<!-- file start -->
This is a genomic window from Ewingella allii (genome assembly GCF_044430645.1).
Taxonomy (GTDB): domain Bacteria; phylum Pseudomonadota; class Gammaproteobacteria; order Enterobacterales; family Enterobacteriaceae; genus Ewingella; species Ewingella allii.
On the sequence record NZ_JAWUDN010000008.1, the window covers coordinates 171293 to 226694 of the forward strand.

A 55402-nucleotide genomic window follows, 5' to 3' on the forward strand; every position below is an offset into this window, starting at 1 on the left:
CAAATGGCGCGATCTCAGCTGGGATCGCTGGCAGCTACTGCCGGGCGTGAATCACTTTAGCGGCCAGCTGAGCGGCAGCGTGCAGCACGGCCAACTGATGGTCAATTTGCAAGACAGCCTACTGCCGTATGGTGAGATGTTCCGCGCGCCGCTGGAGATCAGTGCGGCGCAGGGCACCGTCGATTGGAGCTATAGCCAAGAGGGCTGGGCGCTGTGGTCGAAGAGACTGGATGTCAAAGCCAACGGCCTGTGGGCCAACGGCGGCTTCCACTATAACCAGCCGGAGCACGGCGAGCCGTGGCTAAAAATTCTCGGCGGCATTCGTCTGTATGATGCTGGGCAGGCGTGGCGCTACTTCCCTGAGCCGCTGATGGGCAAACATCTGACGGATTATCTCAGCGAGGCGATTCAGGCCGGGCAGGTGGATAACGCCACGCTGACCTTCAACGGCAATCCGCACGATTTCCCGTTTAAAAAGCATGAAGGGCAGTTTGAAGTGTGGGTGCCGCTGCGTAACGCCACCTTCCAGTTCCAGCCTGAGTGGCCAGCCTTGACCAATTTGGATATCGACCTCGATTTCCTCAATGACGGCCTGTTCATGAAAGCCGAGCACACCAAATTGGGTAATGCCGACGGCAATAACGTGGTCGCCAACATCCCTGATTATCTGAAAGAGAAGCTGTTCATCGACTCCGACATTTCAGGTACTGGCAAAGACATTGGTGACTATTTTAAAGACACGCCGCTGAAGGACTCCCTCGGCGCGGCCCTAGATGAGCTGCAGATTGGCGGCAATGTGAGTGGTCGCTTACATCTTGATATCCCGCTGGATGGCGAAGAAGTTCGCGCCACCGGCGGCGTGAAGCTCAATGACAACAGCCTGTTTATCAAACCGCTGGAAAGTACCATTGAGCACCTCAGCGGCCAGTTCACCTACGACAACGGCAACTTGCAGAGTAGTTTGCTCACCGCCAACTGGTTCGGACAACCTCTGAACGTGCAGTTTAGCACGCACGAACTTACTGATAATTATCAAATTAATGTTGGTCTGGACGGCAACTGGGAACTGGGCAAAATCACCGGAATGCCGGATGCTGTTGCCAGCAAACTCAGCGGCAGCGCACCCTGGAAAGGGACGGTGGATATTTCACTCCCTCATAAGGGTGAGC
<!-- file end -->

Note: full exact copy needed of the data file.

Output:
This is a genomic window from Ewingella allii (genome assembly GCF_044430645.1).
Taxonomy (GTDB): domain Bacteria; phylum Pseudomonadota; class Gammaproteobacteria; order Enterobacterales; family Enterobacteriaceae; genus Ewingella; species Ewingella allii.
On the sequence record NZ_JAWUDN010000008.1, the window covers coordinates 171293 to 226694 of the forward strand.

A 55402-nucleotide genomic window follows, 5' to 3' on the forward strand; every position below is an offset into this window, starting at 1 on the left:
CAAATGGCGCGATCTCAGCTGGGATCGCTGGCAGCTACTGCCGGGCGTGAATCACTTTAGCGGCCAGCTGAGCGGCAGCGTGCAGCACGGCCAACTGATGGTCAATTTGCAAGACAGCCTACTGCCGTATGGTGAGATGTTCCGCGCGCCGCTGGAGATCAGTGCGGCGCAGGGCACCGTCGATTGGAGCTATAGCCAAGAGGGCTGGGCGCTGTGGTCGAAGAGACTGGATGTCAAAGCCAACGGCCTGTGGGCCAACGGCGGCTTCCACTATAACCAGCCGGAGCACGGCGAGCCGTGGCTAAAAATTCTCGGCGGCATTCGTCTGTATGATGCTGGGCAGGCGTGGCGCTACTTCCCTGAGCCGCTGATGGGCAAACATCTGACGGATTATCTCAGCGAGGCGATTCAGGCCGGGCAGGTGGATAACGCCACGCTGACCTTCAACGGCAATCCGCACGATTTCCCGTTTAAAAAGCATGAAGGGCAGTTTGAAGTGTGGGTGCCGCTGCGTAACGCCACCTTCCAGTTCCAGCCTGAGTGGCCAGCCTTGACCAATTTGGATATCGACCTCGATTTCCTCAATGACGGCCTGTTCATGAAAGCCGAGCACACCAAATTGGGTAATGCCGACGGCAATAACGTGGTCGCCAACATCCCTGATTATCTGAAAGAGAAGCTGTTCATCGACTCCGACATTTCAGGTACTGGCAAAGACATTGGTGACTATTTTAAAGACACGCCGCTGAAGGACTCCCTCGGCGCGGCCCTAGATGAGCTGCAGATTGGCGGCAATGTGAGTGGTCGCTTACATCTTGATATCCCGCTGGATGGCGAAGAAGTTCGCGCCACCGGCGGCGTGAAGCTCAATGACAACAGCCTGTTTATCAAACCGCTGGAAAGTACCATTGAGCACCTCAGCGGCCAGTTCACCTACGACAACGGCAACTTGCAGAGTAGTTTGCTCACCGCCAACTGGTTCGGACAACCTCTGAACGTGCAGTTTAGCACGCACGAACTTACTGATAATTATCAAATTAATGTTGGTCTGGACGGCAACTGGGAACTGGGCAAAATCACCGGAATGCCGGATGCTGTTGCCAGCAAACTCAGCGGCAGCGCACCCTGGAAAGGGACGGTGGATATTTCACTCCCTCATAAGGGTGAGC